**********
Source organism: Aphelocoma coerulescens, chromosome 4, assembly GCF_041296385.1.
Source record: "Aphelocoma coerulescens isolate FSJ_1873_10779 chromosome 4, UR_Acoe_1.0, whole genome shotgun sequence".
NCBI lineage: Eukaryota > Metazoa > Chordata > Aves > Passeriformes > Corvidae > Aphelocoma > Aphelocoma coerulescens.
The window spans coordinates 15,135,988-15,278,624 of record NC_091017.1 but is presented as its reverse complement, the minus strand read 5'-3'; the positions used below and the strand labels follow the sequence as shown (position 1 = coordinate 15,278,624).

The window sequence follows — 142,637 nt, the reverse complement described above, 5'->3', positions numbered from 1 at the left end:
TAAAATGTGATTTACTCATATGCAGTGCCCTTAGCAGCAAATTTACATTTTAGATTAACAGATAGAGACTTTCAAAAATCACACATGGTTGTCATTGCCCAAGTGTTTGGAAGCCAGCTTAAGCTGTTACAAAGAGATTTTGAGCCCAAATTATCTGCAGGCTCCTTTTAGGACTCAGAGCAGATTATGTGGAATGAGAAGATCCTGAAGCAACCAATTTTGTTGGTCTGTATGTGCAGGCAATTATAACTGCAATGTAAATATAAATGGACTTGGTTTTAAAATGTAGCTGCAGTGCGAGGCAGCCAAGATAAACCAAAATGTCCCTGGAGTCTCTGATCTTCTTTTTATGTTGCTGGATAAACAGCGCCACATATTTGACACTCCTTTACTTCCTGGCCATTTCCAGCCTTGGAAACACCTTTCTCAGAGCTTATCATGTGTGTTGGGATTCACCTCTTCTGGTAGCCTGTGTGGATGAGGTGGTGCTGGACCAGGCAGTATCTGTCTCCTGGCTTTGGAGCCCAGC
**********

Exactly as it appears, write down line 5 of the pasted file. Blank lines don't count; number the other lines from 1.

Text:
The window sequence follows — 142,637 nt, the reverse complement described above, 5'->3', positions numbered from 1 at the left end: